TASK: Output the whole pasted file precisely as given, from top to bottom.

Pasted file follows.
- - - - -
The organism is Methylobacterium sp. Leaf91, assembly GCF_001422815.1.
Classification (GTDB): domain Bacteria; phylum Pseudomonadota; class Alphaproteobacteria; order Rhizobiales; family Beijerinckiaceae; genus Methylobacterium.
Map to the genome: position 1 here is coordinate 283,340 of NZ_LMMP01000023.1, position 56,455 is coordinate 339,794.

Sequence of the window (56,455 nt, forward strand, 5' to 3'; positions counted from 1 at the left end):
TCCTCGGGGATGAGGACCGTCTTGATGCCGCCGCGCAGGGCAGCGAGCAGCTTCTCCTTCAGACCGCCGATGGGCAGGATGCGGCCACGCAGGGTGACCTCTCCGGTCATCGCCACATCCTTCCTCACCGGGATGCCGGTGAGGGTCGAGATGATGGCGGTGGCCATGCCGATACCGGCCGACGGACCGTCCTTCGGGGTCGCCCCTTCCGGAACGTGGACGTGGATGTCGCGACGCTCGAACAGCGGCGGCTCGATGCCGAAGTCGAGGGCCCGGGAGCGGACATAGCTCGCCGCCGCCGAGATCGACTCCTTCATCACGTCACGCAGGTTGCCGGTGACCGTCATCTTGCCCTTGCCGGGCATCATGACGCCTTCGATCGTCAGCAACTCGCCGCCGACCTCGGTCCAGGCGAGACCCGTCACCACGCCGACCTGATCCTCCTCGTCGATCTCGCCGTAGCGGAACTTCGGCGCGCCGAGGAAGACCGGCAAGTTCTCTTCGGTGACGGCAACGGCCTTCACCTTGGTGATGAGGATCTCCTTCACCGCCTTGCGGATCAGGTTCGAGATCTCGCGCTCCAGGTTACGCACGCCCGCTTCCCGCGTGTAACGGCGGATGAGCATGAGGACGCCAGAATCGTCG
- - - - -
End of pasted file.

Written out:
The organism is Methylobacterium sp. Leaf91, assembly GCF_001422815.1.
Classification (GTDB): domain Bacteria; phylum Pseudomonadota; class Alphaproteobacteria; order Rhizobiales; family Beijerinckiaceae; genus Methylobacterium.
Map to the genome: position 1 here is coordinate 283,340 of NZ_LMMP01000023.1, position 56,455 is coordinate 339,794.

Sequence of the window (56,455 nt, forward strand, 5' to 3'; positions counted from 1 at the left end):
TCCTCGGGGATGAGGACCGTCTTGATGCCGCCGCGCAGGGCAGCGAGCAGCTTCTCCTTCAGACCGCCGATGGGCAGGATGCGGCCACGCAGGGTGACCTCTCCGGTCATCGCCACATCCTTCCTCACCGGGATGCCGGTGAGGGTCGAGATGATGGCGGTGGCCATGCCGATACCGGCCGACGGACCGTCCTTCGGGGTCGCCCCTTCCGGAACGTGGACGTGGATGTCGCGACGCTCGAACAGCGGCGGCTCGATGCCGAAGTCGAGGGCCCGGGAGCGGACATAGCTCGCCGCCGCCGAGATCGACTCCTTCATCACGTCACGCAGGTTGCCGGTGACCGTCATCTTGCCCTTGCCGGGCATCATGACGCCTTCGATCGTCAGCAACTCGCCGCCGACCTCGGTCCAGGCGAGACCCGTCACCACGCCGACCTGATCCTCCTCGTCGATCTCGCCGTAGCGGAACTTCGGCGCGCCGAGGAAGACCGGCAAGTTCTCTTCGGTGACGGCAACGGCCTTCACCTTGGTGATGAGGATCTCCTTCACCGCCTTGCGGATCAGGTTCGAGATCTCGCGCTCCAGGTTACGCACGCCCGCTTCCCGCGTGTAACGGCGGATGAGCATGAGGACGCCAGAATCGTCG